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Monday, 15 April, 2002, 15:03 GMT 16:03 UK
Technology firm takes on staff
Products that use ARM chips
ARM's chips power many every-day products
In a move that will shock watchers of the depressed technology sector, a chip firm has admitted to taking on staff.

UK chip design company Arm Holdings has admitted to "cautiously" allowing an increase in its workforce, to 738.

While the increase in headcount amounted only to 16 it comes as many tech firms are still struggling to crawl from the wreckage left by the bursting of the dot.com bubble two years ago.

US telecoms equipment maker Lucent and music company Napster were among tech firms announcing job cuts last week.

'Challenging' conditions

Arm's jobs announcement came as the firm revealed pre-tax profits of 15.7m for the first three months of the year, up more than one third on the figure a year before.

The company credited the rise to strong demand for its chip technology, used in devices such as mobile phones.

While warning that overall market conditions remained "challenging", the firm said that interest remained "strong".

"We expect this demand to continue to drive growth in our business," the company said in a statement on Monday.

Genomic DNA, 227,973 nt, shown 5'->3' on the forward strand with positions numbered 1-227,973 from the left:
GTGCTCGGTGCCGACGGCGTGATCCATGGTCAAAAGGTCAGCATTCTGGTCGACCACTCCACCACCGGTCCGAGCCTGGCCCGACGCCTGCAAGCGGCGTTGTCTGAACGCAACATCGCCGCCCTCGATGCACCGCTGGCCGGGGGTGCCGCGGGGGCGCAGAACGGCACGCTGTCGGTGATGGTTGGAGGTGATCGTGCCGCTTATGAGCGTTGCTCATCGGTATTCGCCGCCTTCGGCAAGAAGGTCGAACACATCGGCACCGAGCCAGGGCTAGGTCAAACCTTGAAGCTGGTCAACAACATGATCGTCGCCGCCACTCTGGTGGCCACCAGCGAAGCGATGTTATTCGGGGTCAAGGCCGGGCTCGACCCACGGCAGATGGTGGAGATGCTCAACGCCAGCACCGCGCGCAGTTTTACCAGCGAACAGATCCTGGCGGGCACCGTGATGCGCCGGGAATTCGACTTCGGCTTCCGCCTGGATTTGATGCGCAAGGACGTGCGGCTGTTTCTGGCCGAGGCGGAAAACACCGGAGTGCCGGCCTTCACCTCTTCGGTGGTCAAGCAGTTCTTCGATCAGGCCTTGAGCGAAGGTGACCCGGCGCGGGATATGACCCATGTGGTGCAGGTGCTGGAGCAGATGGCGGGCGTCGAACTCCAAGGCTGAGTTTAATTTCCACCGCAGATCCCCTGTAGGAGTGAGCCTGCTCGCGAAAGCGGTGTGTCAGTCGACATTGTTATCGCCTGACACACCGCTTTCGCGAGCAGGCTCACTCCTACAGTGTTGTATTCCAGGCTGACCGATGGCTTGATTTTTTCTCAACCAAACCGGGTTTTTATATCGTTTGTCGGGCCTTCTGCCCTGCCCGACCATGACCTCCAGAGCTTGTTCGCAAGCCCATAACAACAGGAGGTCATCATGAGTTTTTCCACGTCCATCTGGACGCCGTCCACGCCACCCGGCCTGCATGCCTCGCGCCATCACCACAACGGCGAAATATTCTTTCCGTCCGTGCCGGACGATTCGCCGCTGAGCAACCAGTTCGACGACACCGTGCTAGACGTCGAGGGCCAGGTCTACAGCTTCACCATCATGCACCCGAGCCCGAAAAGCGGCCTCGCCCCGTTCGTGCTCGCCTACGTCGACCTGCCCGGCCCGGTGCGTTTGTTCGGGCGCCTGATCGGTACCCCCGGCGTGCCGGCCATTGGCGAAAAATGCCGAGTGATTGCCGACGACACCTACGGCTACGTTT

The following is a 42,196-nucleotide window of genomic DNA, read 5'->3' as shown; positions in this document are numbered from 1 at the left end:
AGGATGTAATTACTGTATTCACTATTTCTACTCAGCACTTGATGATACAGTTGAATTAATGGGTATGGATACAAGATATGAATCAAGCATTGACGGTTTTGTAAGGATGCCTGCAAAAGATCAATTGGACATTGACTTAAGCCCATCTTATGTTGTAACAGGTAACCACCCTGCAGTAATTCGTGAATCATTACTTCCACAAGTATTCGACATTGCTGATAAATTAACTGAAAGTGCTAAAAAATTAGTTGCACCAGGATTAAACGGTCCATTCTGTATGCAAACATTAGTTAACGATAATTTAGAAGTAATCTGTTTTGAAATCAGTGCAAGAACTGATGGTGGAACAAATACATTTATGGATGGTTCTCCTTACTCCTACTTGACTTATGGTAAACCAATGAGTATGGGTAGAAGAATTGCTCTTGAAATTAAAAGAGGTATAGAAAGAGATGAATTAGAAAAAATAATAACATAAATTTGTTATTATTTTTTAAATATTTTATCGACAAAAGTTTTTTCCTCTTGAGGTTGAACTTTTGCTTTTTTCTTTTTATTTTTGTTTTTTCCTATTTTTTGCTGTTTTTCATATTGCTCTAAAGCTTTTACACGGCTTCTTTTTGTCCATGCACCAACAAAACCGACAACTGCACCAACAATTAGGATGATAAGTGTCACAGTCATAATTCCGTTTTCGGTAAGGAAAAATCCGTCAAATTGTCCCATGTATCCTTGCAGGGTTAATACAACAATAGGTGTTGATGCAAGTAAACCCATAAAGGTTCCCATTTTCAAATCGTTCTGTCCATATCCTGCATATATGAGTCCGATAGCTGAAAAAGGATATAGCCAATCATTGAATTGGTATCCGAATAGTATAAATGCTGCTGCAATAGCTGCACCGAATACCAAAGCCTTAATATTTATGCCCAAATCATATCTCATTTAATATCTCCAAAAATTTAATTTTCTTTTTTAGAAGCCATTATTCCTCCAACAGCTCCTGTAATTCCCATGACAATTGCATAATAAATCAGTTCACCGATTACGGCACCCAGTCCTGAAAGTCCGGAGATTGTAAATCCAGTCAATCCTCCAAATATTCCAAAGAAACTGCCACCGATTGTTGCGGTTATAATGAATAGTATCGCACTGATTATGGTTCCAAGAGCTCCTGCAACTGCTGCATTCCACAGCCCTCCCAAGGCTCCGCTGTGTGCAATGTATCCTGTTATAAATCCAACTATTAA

"Our medium term visibility remains unaffected by the difficult market conditions," the briefing added.

City reaction

But while the results were generally in line with City forecasts, Arm shares were hit by concerns over below-forecast royalty payments, which Arm receives for licensing its technology.

Arm shares plunged 50p - or 19% - to 220p on Monday before recovering to stand at 246.5p, down 8.8%, in late trade.

Arm is one of the few tech firms promoted during the late 1990s dot.com boom to remain in the FTSE 100 elite of leading London-listed firms.

See also:

18 Jul 01 | Business
Intel profits slump 76%
12 Jun 01 | Sci/Tech
Fast chips with bigger bits
11 Apr 01 | Business
UK chip designer remains 'confident'
22 Mar 01 | Business
Lucent cuts Agere float
08 Mar 01 | Business
Intel cuts 5,000 jobs
07 Mar 01 | Business
Autonomy to drop out of FTSE 100
07 Mar 01 | Sci/Tech
'Smaller, faster' computers possible
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